Successful marketing executives, even the agencies they partner with, understand this.

Juan CIerva

July 11, 2007 6:17 AM

Most of the people I talk to consider that Marketing is little more than legalized swindling and scams from companies that are out to sell any way they can. Real life examples of marketing cons that are very noticeable include Jaguars that are really Ford Mondeos, weight loss products that are all fake, Credit Card offers that are actually rip-offs, Debt consolidation schemes that actually increase your total debt and, in general, the fine print and fast talk attached to the end of any commercial. If you consider such vivid examples, it's no wonder that people consider any advertisement as a threat that includes deceit somehwere in the offer.


July 11, 2007 7:45 AM

David, when you say that evaluating marketing solely based on sales figures is 1970s thinking, it should be noted that most of the execs today have been educated on how to lead companies in the 1970s, hence their mindsets are about 30 years behind on many important marketing issues.

That said, if the sales of Brand X are off for 18 months by more then about 10% to 15%, there's probably a problem with marketing and brand perception. If there's a few quarters in which the product stumbles or even looks bleak, but eventually evens out to an acceptable level, the issue might be the way the product is sold, produced or distributed.

Prolonged losses over more then a year are signs that the marketing startegy is probably not up to par.

Geo George

July 11, 2007 8:46 AM

Its nice when experienced people like Prof discuss the differentiators with actual cases or names morphed.The Artcle/ blog is nothing but an attempt to establish his authority on the topic.
The discussions are deabatable and a CEO, CMO or CFO not in sync with companies inter and intra departmental starategies is Obslate in a present scenario.Marketing and sales are closely interdependent and mutually related streams and vary from category to need cases to prove the point


July 11, 2007 9:04 AM

I would agree. The hot topic is the integration of marketing and sales. I think most people think they understand marketing when they really don't because they haven't really studied it. We live in a short-term world. Marketing is about longevity. I think of sales as a function of marketing. I don't know if that is correct. I may really mean to say that sales feeds off of marketing. Marketers are supposed to be in tune with the market, competitors, the customers, and integrate the information so that corporate objectives can be achieved. Marketing should work with finance, engineering, product development, the senior managers, sales, etc. It is about branding and there should be a whole strategy that takes time to develop. Procter & Gamble understand marketing. They sell commodity products but they have meaning to the consumers. That is brilliant marketing.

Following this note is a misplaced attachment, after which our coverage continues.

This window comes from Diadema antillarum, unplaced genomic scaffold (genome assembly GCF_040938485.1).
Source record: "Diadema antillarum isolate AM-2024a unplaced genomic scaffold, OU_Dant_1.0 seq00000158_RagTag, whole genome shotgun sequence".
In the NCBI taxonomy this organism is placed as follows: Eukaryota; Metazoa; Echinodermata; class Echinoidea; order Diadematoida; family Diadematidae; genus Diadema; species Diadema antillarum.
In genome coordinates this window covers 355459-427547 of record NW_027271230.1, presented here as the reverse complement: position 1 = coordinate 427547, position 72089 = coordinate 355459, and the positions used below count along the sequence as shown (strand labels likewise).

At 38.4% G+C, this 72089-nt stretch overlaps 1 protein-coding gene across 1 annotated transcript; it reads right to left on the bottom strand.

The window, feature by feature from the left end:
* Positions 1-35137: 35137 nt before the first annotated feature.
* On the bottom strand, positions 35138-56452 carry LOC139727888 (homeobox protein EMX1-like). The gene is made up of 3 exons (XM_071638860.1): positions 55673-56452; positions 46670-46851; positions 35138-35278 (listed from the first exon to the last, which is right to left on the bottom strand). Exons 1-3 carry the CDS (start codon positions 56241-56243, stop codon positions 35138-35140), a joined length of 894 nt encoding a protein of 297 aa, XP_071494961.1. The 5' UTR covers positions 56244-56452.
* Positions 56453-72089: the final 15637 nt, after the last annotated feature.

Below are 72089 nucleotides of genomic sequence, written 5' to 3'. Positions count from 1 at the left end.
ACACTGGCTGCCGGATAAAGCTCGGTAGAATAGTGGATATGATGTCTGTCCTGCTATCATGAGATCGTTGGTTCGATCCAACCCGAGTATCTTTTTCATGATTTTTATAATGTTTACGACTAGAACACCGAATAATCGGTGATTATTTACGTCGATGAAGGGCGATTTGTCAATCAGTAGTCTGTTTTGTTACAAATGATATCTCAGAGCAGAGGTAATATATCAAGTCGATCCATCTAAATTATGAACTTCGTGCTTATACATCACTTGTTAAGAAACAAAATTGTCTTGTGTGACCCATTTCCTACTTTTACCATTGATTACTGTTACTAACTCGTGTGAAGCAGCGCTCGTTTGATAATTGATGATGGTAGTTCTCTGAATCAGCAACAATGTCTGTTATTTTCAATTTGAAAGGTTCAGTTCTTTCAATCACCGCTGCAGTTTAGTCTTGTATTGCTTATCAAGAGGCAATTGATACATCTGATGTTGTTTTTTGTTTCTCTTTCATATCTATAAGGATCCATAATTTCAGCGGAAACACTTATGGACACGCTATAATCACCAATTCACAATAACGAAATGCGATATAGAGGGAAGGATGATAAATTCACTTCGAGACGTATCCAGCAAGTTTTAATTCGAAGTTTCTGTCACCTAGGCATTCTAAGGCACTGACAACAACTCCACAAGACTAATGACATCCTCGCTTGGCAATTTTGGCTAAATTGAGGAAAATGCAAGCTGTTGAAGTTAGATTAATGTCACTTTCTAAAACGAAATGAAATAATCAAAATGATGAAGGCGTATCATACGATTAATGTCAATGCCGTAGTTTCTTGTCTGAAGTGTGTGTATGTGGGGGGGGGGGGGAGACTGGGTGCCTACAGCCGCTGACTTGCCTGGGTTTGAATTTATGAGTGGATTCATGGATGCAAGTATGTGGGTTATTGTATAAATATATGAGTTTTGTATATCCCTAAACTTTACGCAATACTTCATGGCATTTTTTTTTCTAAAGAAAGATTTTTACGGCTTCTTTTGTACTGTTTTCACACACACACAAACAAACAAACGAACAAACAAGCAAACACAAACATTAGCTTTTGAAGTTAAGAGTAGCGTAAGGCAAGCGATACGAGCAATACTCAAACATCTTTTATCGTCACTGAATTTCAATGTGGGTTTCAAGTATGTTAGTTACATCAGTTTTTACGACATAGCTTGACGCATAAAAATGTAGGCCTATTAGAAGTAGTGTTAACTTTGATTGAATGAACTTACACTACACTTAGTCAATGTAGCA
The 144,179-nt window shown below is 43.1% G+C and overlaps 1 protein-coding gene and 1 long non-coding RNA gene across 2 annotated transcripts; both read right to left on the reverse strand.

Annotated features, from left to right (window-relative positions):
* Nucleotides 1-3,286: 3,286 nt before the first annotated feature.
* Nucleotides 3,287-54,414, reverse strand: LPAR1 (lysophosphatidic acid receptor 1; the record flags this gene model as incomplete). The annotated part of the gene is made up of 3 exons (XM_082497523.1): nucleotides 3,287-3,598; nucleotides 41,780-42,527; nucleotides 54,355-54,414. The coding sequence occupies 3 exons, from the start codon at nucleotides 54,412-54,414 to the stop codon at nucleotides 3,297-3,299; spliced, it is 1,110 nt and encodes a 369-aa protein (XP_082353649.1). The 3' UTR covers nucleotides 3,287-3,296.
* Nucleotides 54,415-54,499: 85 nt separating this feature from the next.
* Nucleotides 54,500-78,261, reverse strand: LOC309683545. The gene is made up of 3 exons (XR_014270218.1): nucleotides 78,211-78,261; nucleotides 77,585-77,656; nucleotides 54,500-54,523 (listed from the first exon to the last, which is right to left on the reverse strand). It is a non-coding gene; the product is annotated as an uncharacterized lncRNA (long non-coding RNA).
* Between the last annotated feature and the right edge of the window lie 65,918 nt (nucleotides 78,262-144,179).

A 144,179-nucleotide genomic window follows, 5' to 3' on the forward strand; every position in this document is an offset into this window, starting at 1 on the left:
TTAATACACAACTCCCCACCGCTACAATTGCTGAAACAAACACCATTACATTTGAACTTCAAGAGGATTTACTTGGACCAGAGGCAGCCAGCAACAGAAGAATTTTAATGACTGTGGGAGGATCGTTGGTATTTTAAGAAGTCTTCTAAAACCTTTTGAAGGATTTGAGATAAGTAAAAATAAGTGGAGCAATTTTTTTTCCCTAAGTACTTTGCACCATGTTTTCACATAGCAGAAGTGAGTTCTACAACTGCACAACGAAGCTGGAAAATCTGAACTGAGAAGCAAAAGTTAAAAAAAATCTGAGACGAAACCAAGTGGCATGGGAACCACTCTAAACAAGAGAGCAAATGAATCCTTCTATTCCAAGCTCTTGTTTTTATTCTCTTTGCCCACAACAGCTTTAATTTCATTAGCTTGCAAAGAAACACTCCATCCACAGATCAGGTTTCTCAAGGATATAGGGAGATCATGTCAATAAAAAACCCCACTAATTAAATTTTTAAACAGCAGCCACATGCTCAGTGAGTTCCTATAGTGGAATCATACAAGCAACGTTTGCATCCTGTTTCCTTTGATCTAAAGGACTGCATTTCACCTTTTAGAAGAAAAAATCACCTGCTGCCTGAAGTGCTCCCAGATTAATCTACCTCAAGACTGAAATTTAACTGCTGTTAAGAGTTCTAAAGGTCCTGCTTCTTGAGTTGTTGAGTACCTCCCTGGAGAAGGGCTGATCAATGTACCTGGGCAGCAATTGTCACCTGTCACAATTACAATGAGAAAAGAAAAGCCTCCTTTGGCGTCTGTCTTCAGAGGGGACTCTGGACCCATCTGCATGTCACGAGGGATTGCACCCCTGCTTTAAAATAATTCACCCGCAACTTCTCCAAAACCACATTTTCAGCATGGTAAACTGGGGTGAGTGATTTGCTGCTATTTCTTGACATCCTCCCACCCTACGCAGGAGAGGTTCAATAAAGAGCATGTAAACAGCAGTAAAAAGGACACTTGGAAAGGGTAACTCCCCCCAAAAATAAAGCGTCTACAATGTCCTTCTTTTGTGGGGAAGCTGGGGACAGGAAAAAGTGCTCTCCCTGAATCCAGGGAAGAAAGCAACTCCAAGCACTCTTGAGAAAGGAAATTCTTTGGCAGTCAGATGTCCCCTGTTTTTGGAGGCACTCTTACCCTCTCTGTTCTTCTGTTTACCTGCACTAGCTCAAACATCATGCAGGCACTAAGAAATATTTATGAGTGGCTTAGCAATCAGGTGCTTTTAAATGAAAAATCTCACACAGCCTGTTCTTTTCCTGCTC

Jack McBride

July 11, 2007 1:41 PM

The title Cheif Marekting Officer is a bogus one in most companies. How can you call someone a CMO when that individual has no control over the product, the price, the distribution (or channel)or even the marcom budgets.

Even in true marketing driven companies such as P&G the product/marketing managers control those elements not Jim Stengel their nominal CMO.

The title should be cahnged to Chief Marekting Communications Officers, which all they really are, then hold tehm accountable for that narrow funtion.

Jack McBride
Managing Director
McBride & Associates

Mike Duke

July 12, 2007 3:46 PM

There is a great series of interviews with CMOs and other senior marketers I've been downloading over the last few weeks from which addresses some of these points. I'm left with the impression that the marketers are always going to be fighting their corners and justifying their existence because they are viewed as a cost center by the other C-levels. Few CEOs really understand marketing properly.

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News, opinions, inflammatory meanderings and occasional ravings about the world of advertising, marketing and media. By marketing editor Burt Helm, Innovation Editor Helen Walters, and senior correspondent Michael Arndt.